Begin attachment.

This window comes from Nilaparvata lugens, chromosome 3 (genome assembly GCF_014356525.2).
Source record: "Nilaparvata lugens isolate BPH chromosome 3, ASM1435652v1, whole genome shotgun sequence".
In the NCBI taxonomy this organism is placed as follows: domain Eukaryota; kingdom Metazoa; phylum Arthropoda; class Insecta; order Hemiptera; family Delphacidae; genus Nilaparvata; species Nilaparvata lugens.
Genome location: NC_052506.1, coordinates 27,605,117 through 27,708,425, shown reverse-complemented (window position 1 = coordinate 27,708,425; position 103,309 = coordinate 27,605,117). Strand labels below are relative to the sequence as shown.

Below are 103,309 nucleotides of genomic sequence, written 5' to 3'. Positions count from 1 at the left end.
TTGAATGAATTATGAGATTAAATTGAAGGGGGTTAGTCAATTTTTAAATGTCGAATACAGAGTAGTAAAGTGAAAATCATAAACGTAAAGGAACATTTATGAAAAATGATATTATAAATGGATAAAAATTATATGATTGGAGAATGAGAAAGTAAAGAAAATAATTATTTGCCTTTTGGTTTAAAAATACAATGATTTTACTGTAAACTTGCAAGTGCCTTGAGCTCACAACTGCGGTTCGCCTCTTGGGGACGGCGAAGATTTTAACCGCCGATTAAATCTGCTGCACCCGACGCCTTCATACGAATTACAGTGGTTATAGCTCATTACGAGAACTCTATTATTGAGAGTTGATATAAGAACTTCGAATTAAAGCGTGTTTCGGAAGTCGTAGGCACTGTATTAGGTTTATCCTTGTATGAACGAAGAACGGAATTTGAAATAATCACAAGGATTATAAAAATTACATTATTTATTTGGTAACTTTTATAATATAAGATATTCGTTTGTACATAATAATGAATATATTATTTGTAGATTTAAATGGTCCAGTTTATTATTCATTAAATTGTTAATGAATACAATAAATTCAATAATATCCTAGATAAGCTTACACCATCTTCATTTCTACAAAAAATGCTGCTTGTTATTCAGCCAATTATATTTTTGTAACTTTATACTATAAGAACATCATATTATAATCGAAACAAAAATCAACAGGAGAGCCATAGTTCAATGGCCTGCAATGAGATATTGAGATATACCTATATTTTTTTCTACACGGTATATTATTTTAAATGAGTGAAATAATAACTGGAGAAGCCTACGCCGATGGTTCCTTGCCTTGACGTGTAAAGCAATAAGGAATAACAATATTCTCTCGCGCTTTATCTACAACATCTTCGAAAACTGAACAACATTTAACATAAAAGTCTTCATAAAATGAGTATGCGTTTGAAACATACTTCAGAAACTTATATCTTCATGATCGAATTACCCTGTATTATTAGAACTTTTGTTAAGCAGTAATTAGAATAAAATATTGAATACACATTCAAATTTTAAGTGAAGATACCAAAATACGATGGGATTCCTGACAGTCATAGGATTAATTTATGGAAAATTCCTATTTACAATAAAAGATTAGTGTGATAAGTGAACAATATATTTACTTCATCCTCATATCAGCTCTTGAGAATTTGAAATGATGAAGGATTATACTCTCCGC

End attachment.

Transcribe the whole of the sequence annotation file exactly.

This window comes from Nilaparvata lugens, chromosome 3 (genome assembly GCF_014356525.2).
Source record: "Nilaparvata lugens isolate BPH chromosome 3, ASM1435652v1, whole genome shotgun sequence".
In the NCBI taxonomy this organism is placed as follows: domain Eukaryota; kingdom Metazoa; phylum Arthropoda; class Insecta; order Hemiptera; family Delphacidae; genus Nilaparvata; species Nilaparvata lugens.
Genome location: NC_052506.1, coordinates 27,605,117 through 27,708,425, shown reverse-complemented (window position 1 = coordinate 27,708,425; position 103,309 = coordinate 27,605,117). Strand labels below are relative to the sequence as shown.

Below are 103,309 nucleotides of genomic sequence, written 5' to 3'. Positions count from 1 at the left end.
TTGAATGAATTATGAGATTAAATTGAAGGGGGTTAGTCAATTTTTAAATGTCGAATACAGAGTAGTAAAGTGAAAATCATAAACGTAAAGGAACATTTATGAAAAATGATATTATAAATGGATAAAAATTATATGATTGGAGAATGAGAAAGTAAAGAAAATAATTATTTGCCTTTTGGTTTAAAAATACAATGATTTTACTGTAAACTTGCAAGTGCCTTGAGCTCACAACTGCGGTTCGCCTCTTGGGGACGGCGAAGATTTTAACCGCCGATTAAATCTGCTGCACCCGACGCCTTCATACGAATTACAGTGGTTATAGCTCATTACGAGAACTCTATTATTGAGAGTTGATATAAGAACTTCGAATTAAAGCGTGTTTCGGAAGTCGTAGGCACTGTATTAGGTTTATCCTTGTATGAACGAAGAACGGAATTTGAAATAATCACAAGGATTATAAAAATTACATTATTTATTTGGTAACTTTTATAATATAAGATATTCGTTTGTACATAATAATGAATATATTATTTGTAGATTTAAATGGTCCAGTTTATTATTCATTAAATTGTTAATGAATACAATAAATTCAATAATATCCTAGATAAGCTTACACCATCTTCATTTCTACAAAAAATGCTGCTTGTTATTCAGCCAATTATATTTTTGTAACTTTATACTATAAGAACATCATATTATAATCGAAACAAAAATCAACAGGAGAGCCATAGTTCAATGGCCTGCAATGAGATATTGAGATATACCTATATTTTTTTCTACACGGTATATTATTTTAAATGAGTGAAATAATAACTGGAGAAGCCTACGCCGATGGTTCCTTGCCTTGACGTGTAAAGCAATAAGGAATAACAATATTCTCTCGCGCTTTATCTACAACATCTTCGAAAACTGAACAACATTTAACATAAAAGTCTTCATAAAATGAGTATGCGTTTGAAACATACTTCAGAAACTTATATCTTCATGATCGAATTACCCTGTATTATTAGAACTTTTGTTAAGCAGTAATTAGAATAAAATATTGAATACACATTCAAATTTTAAGTGAAGATACCAAAATACGATGGGATTCCTGACAGTCATAGGATTAATTTATGGAAAATTCCTATTTACAATAAAAGATTAGTGTGATAAGTGAACAATATATTTACTTCATCCTCATATCAGCTCTTGAGAATTTGAAATGATGAAGGATTATACTCTCCGC